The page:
7. Call before you drop by. If you have an adult child, always call before you go to his home, unless it’s absolutely necessary. (Do you like it when guests show up on your doorstep uninvited?) If you’re the parent of a teen, knock before you enter her room.
8. Accept their holiday absences with grace. Yes, you may be disappointed that your children — and their children — spend Thanksgiving or Christmas without you. But don’t nag or complain about it. You may win a battle over which in-law’s house they visit for Christmas, but lose your child’s respect — and a strong, enduring relationship.
9. When you catch yourself about to say, “If I were you … ” change the subject or leave the room for a moment to collect yourself. Your reward: a closer relationship with a child who appreciates that you respect his autonomy.
10. Think about the things you value in your other relationships. It’s a good bet that trust, respect, and attention top the list, along with shared good times and unconditional acceptance. There you have it: the recipe for the perfect parent-child relationship.
11. State your views, then invite reaction. “Does that seem fair to you? Can you think of a better way to deal with this? What would you do in my position?” It’s easy for a teen to be unreasonable if you take on the burden of reasonableness all by yourself. Share it and they’ll find it harder to dismiss your position. Plus, you’re more likely to land on middle ground you can both accept.
12. Be there when they want you or need you, rather than when you want to be. A lifetime of love, trust, and respect will ensue if you are reliably around whenever a reasonable and acceptable request is made of you.
13. Be honest. Many parents offer praise when they shouldn’t, as well as when they should. That just undermines trust. We’ve all heard, “When you haven’t got anything nice to say… ” But in fact, if both your praise and criticism are heartfelt and valid, your child will learn to trust you.
14. Cultivate love, but demand respect. This may sound a bit Machiavellian, but Machiavelli may well have been a good dad! Don’t try so hard to be your child’s friend that you fail to set limits, protect your own integrity, and earn respect. You can be friends long after your child is grown as long as you are the parent first.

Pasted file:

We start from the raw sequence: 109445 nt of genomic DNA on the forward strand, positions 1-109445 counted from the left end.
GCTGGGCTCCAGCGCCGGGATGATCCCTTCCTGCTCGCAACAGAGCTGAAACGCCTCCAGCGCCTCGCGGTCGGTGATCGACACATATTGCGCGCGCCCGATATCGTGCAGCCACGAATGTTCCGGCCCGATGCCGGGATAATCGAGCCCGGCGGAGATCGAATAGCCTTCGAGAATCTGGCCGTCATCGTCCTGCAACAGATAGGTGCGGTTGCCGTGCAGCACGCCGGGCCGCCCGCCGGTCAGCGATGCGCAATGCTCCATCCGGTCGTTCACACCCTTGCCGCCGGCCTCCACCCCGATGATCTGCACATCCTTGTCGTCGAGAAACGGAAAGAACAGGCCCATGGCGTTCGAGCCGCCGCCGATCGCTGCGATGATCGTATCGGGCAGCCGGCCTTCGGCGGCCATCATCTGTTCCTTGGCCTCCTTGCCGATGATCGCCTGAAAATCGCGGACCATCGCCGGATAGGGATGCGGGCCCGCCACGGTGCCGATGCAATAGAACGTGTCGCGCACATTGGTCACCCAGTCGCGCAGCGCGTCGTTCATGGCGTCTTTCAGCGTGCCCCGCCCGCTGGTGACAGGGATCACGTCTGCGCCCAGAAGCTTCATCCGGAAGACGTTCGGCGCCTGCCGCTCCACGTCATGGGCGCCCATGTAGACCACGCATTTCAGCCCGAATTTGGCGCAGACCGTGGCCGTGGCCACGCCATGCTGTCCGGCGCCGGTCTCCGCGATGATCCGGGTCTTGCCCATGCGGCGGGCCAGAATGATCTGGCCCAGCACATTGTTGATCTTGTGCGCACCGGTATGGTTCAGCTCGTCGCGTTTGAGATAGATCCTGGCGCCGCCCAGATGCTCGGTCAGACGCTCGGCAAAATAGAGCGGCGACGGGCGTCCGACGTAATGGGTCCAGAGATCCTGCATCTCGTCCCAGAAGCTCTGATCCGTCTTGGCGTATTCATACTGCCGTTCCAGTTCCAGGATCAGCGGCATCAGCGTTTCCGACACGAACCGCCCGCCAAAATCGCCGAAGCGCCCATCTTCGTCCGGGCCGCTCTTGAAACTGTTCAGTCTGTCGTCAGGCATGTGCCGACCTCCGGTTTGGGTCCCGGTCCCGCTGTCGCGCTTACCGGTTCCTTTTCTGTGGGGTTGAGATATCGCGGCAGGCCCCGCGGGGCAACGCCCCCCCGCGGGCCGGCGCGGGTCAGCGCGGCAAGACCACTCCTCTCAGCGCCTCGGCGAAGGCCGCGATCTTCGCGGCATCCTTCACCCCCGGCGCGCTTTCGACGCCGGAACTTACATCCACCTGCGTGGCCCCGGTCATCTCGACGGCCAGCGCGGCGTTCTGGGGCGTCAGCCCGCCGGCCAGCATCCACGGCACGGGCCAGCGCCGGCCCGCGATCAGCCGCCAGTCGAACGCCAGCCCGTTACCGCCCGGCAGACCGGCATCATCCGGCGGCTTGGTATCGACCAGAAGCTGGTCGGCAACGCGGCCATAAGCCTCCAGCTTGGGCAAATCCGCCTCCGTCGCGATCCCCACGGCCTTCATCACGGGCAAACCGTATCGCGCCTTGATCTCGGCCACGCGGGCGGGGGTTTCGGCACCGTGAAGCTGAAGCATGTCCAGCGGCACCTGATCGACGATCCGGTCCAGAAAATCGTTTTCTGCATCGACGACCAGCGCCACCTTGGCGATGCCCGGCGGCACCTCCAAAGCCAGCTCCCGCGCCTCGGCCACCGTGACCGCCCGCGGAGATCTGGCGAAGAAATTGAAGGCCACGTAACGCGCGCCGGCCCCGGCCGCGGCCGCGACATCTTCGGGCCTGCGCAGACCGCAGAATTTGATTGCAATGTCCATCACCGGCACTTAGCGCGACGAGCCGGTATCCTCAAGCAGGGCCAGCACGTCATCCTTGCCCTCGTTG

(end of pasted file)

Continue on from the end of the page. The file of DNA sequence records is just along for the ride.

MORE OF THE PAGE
15. Live your priorities. Kids should be among them, but not replace them. If you lose yourself in the process of indulging your kids, they will likely grow bigger egos than is healthy for them or you and belittle the value of your life.
16. Acknowledge that things have changed since you were their age. And they have. Music, clothes, technology, language, style, educational methods, the job market, even sexual mores and attitudes have evolved significantly in recent years. And the speed of change is only accelerating. You cannot keep up with it all, nor should you. But you do need to strike a balance: Don’t live in the past, but don’t try to bluff that you know exactly what’s going on among teens today either. The middle ground is to live in the present, but your grown-up present. That includes being conversant about the Internet, HDTV, cell phones, the state of the economy, the world marketplace. Your kids will respect you if you are contemporary in a mature way, and don’t base your observations of their lives on a past irrelevant to them.
17. Decode your child’s “love language.” While you may love your children dearly, they may not understand the ways you show your love — and you may not understand the ways they’re best able to receive it. Some children need lots of hugs and cuddles; others may not be as touchy-feely. Some children want you to spend time with them, while others need lots of independence. The next time you spend time with your child, pay attention to the cues he or she sends so you can better interpret the way your child needs to be loved.